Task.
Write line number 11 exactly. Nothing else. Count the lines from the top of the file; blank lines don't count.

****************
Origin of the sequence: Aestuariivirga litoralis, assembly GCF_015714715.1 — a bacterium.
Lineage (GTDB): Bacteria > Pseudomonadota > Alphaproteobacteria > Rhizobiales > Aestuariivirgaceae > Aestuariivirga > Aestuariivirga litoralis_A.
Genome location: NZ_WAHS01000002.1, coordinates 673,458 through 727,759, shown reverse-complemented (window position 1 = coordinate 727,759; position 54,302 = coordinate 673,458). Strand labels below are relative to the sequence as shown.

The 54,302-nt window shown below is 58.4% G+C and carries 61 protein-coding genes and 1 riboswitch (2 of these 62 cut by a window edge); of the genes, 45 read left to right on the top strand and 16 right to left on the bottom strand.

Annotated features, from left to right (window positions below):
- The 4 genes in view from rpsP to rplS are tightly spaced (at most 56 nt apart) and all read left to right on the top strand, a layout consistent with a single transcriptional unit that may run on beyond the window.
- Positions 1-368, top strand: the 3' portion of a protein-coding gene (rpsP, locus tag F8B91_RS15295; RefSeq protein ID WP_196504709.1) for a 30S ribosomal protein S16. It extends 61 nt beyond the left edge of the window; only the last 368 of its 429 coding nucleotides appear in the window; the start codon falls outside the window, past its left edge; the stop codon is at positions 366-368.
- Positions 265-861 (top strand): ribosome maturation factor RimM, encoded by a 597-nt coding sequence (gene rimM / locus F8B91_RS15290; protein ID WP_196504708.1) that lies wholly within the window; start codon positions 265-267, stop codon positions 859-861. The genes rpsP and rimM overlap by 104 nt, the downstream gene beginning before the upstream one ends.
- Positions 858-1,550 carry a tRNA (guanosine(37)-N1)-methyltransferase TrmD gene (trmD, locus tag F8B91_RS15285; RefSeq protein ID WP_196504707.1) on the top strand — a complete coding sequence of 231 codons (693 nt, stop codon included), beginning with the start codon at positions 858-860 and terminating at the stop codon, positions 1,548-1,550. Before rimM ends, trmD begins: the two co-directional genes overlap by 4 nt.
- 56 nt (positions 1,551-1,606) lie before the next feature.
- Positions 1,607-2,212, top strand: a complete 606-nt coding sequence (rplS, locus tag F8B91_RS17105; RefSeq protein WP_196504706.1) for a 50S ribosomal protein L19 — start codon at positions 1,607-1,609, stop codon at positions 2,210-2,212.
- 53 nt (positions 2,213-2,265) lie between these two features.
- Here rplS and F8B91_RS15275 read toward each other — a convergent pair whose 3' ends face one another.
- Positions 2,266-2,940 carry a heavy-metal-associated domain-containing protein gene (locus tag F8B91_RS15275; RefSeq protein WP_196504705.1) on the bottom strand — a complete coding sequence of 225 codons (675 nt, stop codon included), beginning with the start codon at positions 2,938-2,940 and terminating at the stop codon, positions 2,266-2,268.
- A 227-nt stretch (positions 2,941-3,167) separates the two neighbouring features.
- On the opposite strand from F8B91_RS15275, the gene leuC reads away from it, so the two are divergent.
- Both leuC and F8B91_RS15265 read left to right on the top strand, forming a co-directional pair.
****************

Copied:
- Positions 1,607-2,212, top strand: a complete 606-nt coding sequence (rplS, locus tag F8B91_RS17105; RefSeq protein WP_196504706.1) for a 50S ribosomal protein L19 — start codon at positions 1,607-1,609, stop codon at positions 2,210-2,212.